House Sparrow

“Aamchi Mumbai” is where we both are from and where our hearts belong. Even though it is hot, crowded, polluted and not so clean nor green, it probably still is the best place in the world for us. We took a few days off this week and made a trip back home to Bombay.

Before we got into bird-watching, we had never imagined that birds other than crows and pigeons existed in the concrete jungles of Bombay. Guess we couldnt have been more wrong. Bombay has a very active bird-watching club (google for Mumbai Bird Club) which organizes bird walks almost every week, and they do get some amazing sightings on each of their trips.

Pied Myna House Sparrow

Our formal attempts at birding turned out to be damp squibs. The visit to Sanjay Gandhi National Park in Borivili ended prematurely when we found the road to Kanheri (the recommended trail for birdwatching) was not motorable on our two wheeler. Subsequent attempts at alternate birding locations (hampered by lack of information) meant a truncated drive towards BNHS CEC (where a permit is needed) and a brief visit to Aarey Milk Colony (where we didnt know where to go). Nevertheless we stopped for 10-15 minutes for our first sighting of the Pied Starling/Myna.

White Throated Fantail Flycatcher Oriental Magpie Robin

The highlight of the trip however was “Balcony Birding”. The number of birds we could see from our homes itself was a big surprise. From our house in Goregaon, a bunch of around 3-4 white throated fantail flycatchers could be sighted everyday. Other regular visitors were the Red Whiskered Bulbul, Red Vented Bulbul, Purple Rumped Sunbird, Oriental Magpie Robin, Common Tailor Bird, some white doves and the most suprising one… the Coppersmith Barbet !!! A lot of bird calls could also be heard (including the WT Kingfisher).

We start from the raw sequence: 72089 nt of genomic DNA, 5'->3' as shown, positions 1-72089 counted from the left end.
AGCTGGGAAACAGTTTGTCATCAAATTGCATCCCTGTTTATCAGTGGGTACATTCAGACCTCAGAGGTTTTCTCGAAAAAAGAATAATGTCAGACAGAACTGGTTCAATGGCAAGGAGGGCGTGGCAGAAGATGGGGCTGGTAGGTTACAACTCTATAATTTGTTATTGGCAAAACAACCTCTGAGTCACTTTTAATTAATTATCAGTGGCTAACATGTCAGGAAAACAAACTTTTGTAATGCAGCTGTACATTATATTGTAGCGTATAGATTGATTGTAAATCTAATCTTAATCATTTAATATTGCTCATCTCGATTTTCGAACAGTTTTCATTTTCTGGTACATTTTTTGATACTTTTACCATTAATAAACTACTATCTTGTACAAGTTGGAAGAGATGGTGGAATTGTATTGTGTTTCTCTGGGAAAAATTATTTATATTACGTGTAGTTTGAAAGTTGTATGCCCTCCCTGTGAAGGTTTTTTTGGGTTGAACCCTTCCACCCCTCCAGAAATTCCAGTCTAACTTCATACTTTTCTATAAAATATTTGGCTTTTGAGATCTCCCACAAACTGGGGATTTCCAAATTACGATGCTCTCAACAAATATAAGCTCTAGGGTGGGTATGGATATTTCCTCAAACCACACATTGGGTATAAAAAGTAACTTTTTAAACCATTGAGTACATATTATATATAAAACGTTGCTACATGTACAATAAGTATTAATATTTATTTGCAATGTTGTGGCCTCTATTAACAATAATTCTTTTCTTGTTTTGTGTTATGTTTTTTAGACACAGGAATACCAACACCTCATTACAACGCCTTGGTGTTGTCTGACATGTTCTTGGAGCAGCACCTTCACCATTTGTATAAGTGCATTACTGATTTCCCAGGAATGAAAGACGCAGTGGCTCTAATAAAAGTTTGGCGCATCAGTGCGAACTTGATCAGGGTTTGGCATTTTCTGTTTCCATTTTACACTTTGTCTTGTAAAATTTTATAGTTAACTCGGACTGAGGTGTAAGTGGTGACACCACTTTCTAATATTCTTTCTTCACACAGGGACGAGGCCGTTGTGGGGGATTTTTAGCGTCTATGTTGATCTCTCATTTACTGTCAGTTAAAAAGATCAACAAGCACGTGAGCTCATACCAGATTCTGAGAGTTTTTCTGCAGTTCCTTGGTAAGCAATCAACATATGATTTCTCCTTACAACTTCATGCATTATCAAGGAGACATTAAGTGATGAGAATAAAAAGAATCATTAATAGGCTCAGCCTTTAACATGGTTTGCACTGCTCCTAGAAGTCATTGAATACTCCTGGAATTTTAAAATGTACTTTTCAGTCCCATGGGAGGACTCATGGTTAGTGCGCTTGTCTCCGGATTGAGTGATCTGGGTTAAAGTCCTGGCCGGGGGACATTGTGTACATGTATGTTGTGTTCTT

And of course, there were hundreds of house sparrows; their incessant chirping could be heard throughout the day. It was almost a relief to find them so abundant in Bombay while they are rarely seen in Bangalore.

Coppersmith Barbet Red Vented Bulbul

The trip was a good break from our routine humdrum and it felt great to be woken up at 6 in the morning with the shrill call of the fantail flycatcher rather than the usual doorbell of our maid or the maddening honking on Hosur road. …now though its back to the grind.

Blue Rock Pigeon



Manchinbele Dam


Adarsh, Anush, Deepa, Nisarg and the two of us spent a lovely morning in the Manchinebele dam area today. Being summer time, our expectations (with respect to bird sightings) were not too high but suprisingly we had a rather productive session.